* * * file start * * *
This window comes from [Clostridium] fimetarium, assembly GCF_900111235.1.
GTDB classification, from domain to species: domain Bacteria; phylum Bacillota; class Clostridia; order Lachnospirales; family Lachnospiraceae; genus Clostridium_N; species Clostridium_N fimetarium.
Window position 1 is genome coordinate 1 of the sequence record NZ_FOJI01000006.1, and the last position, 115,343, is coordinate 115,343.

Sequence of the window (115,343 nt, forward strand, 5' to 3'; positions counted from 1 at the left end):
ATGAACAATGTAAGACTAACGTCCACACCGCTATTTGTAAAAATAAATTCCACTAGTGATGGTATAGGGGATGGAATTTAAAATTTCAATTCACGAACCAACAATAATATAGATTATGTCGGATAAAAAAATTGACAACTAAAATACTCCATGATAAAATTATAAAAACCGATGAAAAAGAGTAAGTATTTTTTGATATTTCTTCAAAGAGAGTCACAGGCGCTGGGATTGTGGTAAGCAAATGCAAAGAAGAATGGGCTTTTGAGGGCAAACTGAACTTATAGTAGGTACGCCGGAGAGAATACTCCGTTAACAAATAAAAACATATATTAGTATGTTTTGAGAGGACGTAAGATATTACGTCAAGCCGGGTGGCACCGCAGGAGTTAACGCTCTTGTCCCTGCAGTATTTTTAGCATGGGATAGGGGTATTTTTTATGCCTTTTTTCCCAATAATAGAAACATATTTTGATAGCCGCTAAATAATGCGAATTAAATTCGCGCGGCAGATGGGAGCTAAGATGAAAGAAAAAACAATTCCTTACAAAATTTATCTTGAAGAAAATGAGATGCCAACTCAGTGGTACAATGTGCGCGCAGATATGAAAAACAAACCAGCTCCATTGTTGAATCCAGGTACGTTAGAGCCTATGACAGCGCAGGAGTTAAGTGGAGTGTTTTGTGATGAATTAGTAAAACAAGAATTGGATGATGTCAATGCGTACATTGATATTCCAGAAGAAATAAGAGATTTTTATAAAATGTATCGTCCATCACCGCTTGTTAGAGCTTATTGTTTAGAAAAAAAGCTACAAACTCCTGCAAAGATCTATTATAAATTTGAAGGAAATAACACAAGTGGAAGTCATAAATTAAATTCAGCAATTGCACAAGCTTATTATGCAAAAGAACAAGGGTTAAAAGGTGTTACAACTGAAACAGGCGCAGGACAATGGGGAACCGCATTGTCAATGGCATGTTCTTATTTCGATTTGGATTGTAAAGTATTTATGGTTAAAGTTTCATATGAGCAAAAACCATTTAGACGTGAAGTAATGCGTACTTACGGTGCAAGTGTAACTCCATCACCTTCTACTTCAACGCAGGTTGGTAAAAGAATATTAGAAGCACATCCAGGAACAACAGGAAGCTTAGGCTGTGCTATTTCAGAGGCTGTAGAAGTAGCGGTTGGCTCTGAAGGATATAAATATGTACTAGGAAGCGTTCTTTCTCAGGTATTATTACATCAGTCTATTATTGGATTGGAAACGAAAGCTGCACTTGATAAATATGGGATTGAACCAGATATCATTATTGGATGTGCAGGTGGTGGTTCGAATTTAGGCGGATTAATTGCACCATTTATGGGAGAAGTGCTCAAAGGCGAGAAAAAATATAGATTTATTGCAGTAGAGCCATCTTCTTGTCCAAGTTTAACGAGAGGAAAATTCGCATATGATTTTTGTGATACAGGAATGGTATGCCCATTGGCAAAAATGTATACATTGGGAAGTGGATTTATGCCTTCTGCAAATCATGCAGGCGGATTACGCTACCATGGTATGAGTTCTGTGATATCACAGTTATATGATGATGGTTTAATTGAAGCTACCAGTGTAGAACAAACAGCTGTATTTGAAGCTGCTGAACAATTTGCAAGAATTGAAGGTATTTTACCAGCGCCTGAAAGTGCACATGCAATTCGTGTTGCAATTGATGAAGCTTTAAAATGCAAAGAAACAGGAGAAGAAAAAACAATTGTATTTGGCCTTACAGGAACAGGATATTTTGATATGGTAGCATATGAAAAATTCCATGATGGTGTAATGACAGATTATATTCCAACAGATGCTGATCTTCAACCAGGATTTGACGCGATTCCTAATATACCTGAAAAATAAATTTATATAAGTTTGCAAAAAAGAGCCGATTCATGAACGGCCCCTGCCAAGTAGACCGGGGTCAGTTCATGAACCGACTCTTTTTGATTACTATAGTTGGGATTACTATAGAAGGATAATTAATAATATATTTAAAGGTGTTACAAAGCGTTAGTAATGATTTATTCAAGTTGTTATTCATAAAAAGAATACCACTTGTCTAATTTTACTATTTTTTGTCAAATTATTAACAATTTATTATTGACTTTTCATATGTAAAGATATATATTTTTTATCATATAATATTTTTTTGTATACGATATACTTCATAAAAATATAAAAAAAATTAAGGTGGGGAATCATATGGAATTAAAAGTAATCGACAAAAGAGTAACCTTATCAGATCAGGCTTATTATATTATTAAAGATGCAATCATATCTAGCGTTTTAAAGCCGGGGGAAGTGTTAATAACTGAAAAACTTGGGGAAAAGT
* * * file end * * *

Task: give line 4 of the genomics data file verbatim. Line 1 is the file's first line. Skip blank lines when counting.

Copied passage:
Sequence of the window (115,343 nt, forward strand, 5' to 3'; positions counted from 1 at the left end):